Build Trigger Management in Team Foundation Build 2010


Even though Visual Studio 2010 has been out for some time, I encountered an interesting question on a discussion list recently. The question was basically, “What happens if I check into a folder which is mapped to a Gated and a CI build?” I didn’t know the answer off hand (I’m not sold on Gated Check-in builds, but that’s worthy of its own blog post) so I did a bit of testing. Before I could start another question came up which was, “What happens if I check into a folder which is mapped to multiple CI builds?”. That one I did know, but I think it’s worth covering these questions and a few others in more detail.

Gated Check-In (GC) vs. Continuous Integration (CI) Builds

If you have GC and CI builds mapped to the same Source Control folders, a check-in to those folders will only trigger the GC build. When the GC build completes successfully, it will check in the changes with the special ***NO_CI*** comment to prevent any CI builds being triggered.

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Note, if a user decides to override a GC build, the check-in will trigger the CI build(s) unless they enter ***NO_CI*** somewhere in the check-in comment.

imageWhat if you want to use the power of gated check-in to protect your source code repository, but then run CI builds as a result? For example you may configure a fast GC build to perform an incremental get and run a subset of tests to validate the check-in. If the GC build completes successfully you want to move to the CI level of builds. Fortunately there is a way to do this. You need to edit the SyncWorkspace activity in the build template and set NoCIOption="false" on it. Once that is set, your GC build will check-in without the ***NO_CI*** comment and your CI builds will trigger after the GC build completes successfully. (thanks to William Bartholomew for the tip)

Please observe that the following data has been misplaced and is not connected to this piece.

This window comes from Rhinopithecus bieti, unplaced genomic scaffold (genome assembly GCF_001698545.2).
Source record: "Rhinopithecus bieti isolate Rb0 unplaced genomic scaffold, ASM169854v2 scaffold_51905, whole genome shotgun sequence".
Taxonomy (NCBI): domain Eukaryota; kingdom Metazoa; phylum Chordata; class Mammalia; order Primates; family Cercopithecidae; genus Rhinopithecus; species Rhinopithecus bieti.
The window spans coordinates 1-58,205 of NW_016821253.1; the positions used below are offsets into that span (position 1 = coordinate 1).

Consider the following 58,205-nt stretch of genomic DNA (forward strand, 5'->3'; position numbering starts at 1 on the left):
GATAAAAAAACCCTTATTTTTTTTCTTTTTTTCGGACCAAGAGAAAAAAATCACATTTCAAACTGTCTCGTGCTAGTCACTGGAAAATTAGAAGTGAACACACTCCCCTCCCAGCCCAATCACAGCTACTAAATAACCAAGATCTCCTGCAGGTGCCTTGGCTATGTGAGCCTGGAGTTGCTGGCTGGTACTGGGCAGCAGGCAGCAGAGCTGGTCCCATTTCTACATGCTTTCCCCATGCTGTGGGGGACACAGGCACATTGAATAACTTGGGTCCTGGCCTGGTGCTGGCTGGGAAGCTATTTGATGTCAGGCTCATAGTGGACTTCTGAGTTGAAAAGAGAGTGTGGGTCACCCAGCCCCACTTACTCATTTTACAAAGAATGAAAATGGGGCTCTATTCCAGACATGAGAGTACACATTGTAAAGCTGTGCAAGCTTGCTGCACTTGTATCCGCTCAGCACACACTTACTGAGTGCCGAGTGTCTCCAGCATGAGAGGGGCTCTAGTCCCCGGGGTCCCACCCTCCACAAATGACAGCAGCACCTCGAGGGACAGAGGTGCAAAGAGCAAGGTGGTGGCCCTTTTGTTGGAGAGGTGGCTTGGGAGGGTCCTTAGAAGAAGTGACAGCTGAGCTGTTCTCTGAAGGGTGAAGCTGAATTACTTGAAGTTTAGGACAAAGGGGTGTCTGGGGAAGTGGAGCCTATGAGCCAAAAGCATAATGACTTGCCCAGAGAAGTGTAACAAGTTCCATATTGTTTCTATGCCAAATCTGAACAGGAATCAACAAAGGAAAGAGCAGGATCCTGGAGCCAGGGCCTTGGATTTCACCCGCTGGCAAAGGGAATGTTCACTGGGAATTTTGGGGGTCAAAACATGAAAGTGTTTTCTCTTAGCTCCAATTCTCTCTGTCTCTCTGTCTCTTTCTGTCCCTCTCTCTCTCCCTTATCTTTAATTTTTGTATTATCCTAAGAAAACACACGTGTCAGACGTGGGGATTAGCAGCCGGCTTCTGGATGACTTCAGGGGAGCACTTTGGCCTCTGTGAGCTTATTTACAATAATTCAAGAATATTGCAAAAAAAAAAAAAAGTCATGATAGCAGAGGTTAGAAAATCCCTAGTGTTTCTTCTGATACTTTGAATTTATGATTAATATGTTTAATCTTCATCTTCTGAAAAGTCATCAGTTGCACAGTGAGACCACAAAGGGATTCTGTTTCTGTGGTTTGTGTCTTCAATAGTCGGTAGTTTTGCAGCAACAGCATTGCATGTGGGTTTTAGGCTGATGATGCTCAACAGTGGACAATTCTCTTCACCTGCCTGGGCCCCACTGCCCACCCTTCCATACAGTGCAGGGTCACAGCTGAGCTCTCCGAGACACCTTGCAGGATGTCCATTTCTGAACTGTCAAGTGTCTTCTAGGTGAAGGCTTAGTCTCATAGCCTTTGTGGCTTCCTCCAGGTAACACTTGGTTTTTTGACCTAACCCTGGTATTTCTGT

CI Builds vs. CI Builds

So what happens when a folder is mapped to multiple CI builds. In this case multiple builds are triggered. This is by design as it’s perfectly valid for these builds to be performing different operations on the code base. These builds will be queued and handled by your controller / agent configuration independently.

GC Builds vs. GC Builds

Finally, if you have multiple GC Builds configured to the same folder(s), you will be presented with an option of choosing which GC Build to trigger.

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I think that covers all the scenarios and I hope that gives you a better understanding of the build triggers in Team Foundation Build 2010.

Mike

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7 Replies to “Build Trigger Management in Team Foundation Build 2010”

  1. It would be great if we could trigger a build upon another successful build. For example, we have a mobile app that we want to build every time there is a successful framework build or there is a checkin to the Mobile folder. How can we trigger the Mobile build when the Framework build (has separate build definition) has succeeded?

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